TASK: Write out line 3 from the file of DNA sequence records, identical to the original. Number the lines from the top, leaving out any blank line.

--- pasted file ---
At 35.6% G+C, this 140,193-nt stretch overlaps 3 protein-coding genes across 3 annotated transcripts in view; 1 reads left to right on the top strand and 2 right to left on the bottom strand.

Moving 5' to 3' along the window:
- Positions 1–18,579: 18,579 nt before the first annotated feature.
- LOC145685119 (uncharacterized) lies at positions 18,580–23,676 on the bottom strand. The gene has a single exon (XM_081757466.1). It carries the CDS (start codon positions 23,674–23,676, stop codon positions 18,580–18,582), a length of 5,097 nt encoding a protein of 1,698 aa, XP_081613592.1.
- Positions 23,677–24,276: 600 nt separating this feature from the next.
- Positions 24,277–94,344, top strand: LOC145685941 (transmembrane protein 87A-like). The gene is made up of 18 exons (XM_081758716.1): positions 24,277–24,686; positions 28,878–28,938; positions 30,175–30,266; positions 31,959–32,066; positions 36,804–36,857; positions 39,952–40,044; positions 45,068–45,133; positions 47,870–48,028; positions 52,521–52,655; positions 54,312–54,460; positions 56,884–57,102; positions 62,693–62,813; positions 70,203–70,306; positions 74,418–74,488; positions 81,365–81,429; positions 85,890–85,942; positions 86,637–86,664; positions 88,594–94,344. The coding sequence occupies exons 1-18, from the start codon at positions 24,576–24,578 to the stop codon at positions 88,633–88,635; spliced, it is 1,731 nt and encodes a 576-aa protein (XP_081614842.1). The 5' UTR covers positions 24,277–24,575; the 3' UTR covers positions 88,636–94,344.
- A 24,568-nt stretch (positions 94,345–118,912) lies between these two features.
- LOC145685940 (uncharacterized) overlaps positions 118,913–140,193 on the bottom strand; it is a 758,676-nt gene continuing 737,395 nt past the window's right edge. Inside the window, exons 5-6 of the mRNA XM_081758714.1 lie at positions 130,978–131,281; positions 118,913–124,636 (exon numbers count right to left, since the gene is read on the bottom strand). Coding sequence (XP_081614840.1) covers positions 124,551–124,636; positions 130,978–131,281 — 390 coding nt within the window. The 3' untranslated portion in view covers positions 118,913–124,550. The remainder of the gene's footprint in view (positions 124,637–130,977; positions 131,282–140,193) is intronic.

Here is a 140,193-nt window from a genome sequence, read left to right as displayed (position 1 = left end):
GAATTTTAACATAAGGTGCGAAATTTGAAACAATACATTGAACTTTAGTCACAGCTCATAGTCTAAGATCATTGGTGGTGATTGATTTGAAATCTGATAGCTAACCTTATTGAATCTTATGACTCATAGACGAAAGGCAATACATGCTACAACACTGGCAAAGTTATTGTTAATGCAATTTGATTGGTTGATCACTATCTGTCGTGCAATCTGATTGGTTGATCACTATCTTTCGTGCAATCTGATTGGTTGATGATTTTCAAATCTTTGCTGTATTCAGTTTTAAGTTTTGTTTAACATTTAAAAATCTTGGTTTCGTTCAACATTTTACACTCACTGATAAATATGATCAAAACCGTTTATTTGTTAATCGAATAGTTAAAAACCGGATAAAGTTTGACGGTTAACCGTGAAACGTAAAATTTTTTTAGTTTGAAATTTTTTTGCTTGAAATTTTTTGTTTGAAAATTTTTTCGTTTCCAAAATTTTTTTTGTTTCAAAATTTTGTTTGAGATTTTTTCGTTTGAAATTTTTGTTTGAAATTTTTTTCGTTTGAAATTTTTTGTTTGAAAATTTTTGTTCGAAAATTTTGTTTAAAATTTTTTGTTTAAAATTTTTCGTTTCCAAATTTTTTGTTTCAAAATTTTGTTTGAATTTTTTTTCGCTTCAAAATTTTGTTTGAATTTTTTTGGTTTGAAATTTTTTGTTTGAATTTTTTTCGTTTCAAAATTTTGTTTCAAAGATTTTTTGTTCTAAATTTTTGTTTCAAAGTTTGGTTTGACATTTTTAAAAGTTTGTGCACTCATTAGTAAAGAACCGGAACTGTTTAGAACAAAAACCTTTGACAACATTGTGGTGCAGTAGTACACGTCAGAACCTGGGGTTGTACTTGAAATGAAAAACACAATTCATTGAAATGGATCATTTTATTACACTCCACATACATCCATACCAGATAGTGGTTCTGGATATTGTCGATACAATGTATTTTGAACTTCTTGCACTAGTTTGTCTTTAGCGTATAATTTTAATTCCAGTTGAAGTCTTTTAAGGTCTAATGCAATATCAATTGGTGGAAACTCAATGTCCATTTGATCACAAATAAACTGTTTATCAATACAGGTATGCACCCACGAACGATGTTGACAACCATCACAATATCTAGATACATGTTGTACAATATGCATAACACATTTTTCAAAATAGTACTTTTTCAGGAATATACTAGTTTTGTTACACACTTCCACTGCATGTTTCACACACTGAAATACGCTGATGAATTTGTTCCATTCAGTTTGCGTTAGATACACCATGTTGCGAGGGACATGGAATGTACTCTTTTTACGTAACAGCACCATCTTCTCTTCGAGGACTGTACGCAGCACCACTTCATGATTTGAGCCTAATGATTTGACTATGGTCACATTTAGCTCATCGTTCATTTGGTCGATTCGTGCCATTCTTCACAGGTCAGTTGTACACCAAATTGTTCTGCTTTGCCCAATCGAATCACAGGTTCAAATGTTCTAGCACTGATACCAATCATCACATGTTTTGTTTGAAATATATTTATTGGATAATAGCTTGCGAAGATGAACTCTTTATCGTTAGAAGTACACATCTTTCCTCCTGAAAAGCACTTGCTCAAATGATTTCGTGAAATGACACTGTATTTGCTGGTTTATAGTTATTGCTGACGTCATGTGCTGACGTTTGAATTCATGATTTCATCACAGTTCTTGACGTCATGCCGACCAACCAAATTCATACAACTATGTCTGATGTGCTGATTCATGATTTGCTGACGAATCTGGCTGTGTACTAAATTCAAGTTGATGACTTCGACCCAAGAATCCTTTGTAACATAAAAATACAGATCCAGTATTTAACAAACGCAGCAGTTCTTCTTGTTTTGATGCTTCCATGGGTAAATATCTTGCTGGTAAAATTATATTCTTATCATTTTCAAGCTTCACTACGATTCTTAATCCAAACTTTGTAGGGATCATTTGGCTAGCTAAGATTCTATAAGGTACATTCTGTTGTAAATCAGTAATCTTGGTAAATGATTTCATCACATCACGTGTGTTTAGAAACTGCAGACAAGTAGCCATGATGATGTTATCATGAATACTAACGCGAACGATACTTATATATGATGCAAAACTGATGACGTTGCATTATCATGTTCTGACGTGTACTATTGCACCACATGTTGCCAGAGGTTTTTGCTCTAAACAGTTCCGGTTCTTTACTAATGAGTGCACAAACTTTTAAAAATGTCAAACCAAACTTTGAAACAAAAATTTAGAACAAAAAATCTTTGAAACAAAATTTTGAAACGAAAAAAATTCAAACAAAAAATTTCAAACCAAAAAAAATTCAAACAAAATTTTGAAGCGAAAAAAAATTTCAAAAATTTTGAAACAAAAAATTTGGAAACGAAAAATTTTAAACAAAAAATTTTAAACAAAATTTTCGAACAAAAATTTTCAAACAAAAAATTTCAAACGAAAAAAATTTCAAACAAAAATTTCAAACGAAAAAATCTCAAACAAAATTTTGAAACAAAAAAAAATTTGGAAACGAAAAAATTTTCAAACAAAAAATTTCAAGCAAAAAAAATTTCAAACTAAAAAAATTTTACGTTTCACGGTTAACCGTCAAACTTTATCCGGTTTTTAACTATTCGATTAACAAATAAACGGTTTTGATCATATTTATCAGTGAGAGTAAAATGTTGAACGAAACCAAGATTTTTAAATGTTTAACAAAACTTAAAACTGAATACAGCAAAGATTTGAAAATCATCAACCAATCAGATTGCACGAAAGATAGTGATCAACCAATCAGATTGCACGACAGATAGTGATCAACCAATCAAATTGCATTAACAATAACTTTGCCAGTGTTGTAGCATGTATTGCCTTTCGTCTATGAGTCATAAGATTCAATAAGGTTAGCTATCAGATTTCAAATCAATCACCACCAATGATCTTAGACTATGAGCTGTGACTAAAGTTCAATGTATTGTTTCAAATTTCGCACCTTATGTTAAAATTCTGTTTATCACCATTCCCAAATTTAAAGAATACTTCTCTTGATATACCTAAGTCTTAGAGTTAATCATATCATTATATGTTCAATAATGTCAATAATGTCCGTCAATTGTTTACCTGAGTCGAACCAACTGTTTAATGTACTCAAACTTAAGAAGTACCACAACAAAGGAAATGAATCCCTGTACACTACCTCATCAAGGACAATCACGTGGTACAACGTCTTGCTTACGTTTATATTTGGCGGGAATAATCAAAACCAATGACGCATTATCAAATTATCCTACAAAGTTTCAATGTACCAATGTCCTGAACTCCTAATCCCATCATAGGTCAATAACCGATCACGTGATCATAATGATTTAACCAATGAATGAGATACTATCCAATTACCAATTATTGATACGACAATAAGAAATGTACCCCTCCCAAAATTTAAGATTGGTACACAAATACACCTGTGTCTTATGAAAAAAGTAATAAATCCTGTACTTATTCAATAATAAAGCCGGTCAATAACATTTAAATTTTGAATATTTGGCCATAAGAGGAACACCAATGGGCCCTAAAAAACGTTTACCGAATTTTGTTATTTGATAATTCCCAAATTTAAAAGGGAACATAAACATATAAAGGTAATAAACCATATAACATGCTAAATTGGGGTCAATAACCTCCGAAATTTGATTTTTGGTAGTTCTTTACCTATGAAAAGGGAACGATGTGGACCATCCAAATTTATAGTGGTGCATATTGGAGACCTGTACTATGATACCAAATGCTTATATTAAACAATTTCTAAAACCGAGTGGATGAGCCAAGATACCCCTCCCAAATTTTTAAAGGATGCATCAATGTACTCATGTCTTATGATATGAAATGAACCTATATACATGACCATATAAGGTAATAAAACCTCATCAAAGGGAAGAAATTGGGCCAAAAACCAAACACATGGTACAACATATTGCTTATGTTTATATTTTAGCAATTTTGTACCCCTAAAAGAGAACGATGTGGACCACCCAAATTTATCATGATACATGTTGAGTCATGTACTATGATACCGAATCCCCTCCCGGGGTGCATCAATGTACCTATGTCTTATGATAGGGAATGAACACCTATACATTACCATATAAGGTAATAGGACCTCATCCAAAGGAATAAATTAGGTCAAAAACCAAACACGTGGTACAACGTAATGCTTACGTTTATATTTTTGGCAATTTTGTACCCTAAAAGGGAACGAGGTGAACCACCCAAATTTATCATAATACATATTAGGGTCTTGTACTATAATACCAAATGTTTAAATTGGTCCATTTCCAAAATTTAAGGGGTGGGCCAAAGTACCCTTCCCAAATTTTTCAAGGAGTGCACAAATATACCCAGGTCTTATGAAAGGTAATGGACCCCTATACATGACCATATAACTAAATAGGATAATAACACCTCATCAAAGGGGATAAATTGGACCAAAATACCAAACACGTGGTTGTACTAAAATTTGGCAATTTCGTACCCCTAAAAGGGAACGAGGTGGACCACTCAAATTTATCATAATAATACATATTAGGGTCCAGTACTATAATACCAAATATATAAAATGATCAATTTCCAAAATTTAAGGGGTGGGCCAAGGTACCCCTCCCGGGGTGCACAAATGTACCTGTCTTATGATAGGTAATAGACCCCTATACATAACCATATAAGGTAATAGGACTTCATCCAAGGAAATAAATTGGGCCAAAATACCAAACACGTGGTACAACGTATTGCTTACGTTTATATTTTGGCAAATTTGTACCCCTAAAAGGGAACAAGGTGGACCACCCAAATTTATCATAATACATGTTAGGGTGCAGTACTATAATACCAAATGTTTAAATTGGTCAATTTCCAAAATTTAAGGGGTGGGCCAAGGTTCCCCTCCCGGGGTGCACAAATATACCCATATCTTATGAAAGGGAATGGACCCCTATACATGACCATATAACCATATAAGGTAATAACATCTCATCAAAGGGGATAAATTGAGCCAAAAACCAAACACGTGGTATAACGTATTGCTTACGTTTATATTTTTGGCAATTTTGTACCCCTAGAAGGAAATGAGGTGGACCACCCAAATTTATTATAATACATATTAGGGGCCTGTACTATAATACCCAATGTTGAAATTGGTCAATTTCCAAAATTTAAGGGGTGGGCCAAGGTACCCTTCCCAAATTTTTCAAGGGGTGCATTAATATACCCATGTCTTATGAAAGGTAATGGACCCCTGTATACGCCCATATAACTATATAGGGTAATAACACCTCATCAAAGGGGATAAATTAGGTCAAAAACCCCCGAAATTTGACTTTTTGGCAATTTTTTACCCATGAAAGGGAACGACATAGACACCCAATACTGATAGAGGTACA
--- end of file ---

- Positions 1–18,579: 18,579 nt before the first annotated feature.